The books we read shape us- they change our worldview. Our worldview then creates the thoughts that determine our actions. And it’s our actions that define who we are.
I would argue that YA books have the most impact of all! It’s when we’re teenagers that we begin to make decisions that will affect us for the rest of our lives. So YA authors- take yourselves seriously! You are not just telling stories- you are shaping lives!
I work with at-risk urban kids as an acting coach and mentor. So when I write, I can’t afford to simply think, “What could make an awesome story?” I have to think, “What traits am I making attractive?” “Which character do I want kids to idolize and why?” “How do I want to change the worldview of my readers?”
Nothing frustrates me more than popular characters that exemplify bad traits. We all know the Twilight example. It’s been beat to death. But here’s another one:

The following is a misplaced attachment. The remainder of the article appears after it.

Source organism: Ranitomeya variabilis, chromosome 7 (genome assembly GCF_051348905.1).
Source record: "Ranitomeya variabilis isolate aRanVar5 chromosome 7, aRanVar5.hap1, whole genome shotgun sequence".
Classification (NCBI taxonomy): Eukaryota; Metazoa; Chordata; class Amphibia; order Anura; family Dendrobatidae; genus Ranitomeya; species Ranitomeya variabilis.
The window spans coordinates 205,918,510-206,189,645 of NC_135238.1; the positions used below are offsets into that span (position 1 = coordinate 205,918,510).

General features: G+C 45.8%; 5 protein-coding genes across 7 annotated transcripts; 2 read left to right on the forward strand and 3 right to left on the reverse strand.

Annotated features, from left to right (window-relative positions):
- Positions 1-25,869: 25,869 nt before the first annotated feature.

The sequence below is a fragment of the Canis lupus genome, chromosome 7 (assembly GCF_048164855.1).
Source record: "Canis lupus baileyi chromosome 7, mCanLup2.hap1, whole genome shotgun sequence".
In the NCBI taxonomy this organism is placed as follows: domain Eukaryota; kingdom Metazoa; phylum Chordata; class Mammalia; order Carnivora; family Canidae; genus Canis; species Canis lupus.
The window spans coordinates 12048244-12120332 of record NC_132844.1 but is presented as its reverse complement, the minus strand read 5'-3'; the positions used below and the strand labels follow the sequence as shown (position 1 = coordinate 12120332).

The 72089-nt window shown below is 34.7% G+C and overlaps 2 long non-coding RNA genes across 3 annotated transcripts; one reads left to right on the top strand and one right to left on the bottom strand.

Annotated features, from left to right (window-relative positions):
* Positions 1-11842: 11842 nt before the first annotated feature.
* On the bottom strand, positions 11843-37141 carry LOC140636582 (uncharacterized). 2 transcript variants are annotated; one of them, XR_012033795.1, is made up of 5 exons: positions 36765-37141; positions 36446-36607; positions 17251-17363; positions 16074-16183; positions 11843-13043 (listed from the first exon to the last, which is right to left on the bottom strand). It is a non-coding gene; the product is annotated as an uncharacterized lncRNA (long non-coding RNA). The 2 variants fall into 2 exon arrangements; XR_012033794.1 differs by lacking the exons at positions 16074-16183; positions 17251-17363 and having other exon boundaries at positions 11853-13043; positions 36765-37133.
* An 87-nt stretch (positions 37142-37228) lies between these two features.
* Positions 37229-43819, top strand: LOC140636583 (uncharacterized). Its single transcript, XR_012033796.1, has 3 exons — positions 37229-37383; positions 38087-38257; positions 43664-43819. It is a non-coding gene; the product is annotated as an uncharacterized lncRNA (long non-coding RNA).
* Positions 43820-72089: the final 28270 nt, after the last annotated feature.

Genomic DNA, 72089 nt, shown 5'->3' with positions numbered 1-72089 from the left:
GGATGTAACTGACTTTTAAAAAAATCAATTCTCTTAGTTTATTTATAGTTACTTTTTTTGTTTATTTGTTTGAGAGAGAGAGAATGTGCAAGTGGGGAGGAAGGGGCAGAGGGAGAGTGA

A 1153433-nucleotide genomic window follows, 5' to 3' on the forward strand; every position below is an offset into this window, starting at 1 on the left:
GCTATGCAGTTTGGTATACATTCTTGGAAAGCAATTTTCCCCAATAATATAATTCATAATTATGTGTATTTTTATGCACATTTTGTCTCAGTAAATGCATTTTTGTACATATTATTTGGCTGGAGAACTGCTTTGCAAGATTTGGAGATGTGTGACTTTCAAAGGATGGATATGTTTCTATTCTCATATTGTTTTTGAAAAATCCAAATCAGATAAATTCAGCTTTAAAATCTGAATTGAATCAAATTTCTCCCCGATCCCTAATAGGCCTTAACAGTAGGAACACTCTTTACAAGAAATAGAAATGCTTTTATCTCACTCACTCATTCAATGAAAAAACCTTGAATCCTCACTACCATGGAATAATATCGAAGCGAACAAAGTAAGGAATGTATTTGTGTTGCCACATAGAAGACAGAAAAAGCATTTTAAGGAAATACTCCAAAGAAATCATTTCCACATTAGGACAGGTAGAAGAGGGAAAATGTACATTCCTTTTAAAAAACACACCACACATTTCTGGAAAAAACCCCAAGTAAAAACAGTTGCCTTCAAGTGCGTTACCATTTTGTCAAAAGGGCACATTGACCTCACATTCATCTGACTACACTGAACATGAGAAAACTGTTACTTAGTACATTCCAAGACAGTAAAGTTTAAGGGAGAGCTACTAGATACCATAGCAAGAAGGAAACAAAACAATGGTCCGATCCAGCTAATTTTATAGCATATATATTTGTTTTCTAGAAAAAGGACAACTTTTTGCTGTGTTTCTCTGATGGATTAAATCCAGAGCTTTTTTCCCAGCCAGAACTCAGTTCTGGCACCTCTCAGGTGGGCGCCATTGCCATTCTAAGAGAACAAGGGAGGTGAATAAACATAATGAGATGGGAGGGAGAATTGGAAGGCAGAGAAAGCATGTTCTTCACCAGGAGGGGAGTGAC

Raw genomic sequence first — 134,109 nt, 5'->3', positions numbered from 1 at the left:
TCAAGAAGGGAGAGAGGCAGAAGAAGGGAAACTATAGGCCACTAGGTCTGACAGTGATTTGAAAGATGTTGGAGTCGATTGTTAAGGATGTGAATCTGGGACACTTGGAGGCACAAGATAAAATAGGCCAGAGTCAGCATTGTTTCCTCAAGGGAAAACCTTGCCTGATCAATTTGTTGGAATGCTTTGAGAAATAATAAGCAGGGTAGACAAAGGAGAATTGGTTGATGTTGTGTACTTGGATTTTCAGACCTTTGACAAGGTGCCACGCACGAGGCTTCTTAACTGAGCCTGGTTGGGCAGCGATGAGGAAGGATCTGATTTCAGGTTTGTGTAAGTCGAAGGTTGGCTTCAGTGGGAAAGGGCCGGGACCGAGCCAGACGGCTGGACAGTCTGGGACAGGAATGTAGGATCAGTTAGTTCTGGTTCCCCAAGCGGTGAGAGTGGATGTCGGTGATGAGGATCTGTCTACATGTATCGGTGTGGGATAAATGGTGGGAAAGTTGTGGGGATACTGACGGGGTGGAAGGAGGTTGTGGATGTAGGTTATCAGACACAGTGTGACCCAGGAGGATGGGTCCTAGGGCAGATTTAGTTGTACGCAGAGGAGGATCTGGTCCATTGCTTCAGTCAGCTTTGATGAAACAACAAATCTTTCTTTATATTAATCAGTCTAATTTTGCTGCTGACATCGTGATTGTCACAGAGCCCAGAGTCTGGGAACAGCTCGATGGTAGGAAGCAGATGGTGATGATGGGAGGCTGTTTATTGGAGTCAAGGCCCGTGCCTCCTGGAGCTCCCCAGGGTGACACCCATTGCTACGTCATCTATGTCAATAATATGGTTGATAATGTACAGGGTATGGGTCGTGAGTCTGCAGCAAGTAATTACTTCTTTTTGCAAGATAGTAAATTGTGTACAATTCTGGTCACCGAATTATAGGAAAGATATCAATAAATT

I don’t remember the name of the book (and that’s probably a good thing) but I was talking books with one of the girls I mentor. She was telling me all about the lead character- a girl who ran away with the circus and got cruel revenge on her cheating boyfriend and broke into amusement parks after they closed.
“I want to be just like her,” she said. “If I could be anyone, it would be her.”
“Why?” I asked.
“Because she just does whatever she wants and doesn’t care.”
Since that conversation, the girl that I mentor has been making all kinds of destructive decisions. Decisions that could hurt her for at least the next 10 years, if not the rest of her life. Was it completely the fault of the book? No. But did that book contribute to the idea that thoughtless, selfish behavior is attractive and worth emulating? Absolutely.
So to all you YA writers out there: Which values do your books promote? Are positive character traits painted in a positive light? Are you challenging your readers to become better people?
How will your book improve its readers’ worldview?